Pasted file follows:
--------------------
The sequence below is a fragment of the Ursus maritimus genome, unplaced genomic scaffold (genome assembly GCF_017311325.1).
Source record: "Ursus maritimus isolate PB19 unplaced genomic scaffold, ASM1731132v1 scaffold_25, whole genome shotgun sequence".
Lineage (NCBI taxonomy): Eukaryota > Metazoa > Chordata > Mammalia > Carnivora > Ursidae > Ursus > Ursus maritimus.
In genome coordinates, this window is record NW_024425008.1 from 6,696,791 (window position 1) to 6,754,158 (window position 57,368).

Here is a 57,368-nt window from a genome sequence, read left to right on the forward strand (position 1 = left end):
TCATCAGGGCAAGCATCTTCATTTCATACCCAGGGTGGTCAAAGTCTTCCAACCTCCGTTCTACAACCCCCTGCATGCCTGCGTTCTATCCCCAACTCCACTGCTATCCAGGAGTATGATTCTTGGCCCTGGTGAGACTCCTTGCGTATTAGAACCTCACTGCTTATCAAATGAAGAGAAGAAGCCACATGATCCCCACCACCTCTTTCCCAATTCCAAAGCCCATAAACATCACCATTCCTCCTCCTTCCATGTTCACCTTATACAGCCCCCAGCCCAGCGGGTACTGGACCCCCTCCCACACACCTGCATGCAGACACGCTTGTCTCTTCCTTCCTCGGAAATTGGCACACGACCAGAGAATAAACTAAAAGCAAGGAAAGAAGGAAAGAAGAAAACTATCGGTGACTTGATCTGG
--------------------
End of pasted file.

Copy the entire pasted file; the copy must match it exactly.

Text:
The sequence below is a fragment of the Ursus maritimus genome, unplaced genomic scaffold (genome assembly GCF_017311325.1).
Source record: "Ursus maritimus isolate PB19 unplaced genomic scaffold, ASM1731132v1 scaffold_25, whole genome shotgun sequence".
Lineage (NCBI taxonomy): Eukaryota > Metazoa > Chordata > Mammalia > Carnivora > Ursidae > Ursus > Ursus maritimus.
In genome coordinates, this window is record NW_024425008.1 from 6,696,791 (window position 1) to 6,754,158 (window position 57,368).

Here is a 57,368-nt window from a genome sequence, read left to right on the forward strand (position 1 = left end):
TCATCAGGGCAAGCATCTTCATTTCATACCCAGGGTGGTCAAAGTCTTCCAACCTCCGTTCTACAACCCCCTGCATGCCTGCGTTCTATCCCCAACTCCACTGCTATCCAGGAGTATGATTCTTGGCCCTGGTGAGACTCCTTGCGTATTAGAACCTCACTGCTTATCAAATGAAGAGAAGAAGCCACATGATCCCCACCACCTCTTTCCCAATTCCAAAGCCCATAAACATCACCATTCCTCCTCCTTCCATGTTCACCTTATACAGCCCCCAGCCCAGCGGGTACTGGACCCCCTCCCACACACCTGCATGCAGACACGCTTGTCTCTTCCTTCCTCGGAAATTGGCACACGACCAGAGAATAAACTAAAAGCAAGGAAAGAAGGAAAGAAGAAAACTATCGGTGACTTGATCTGG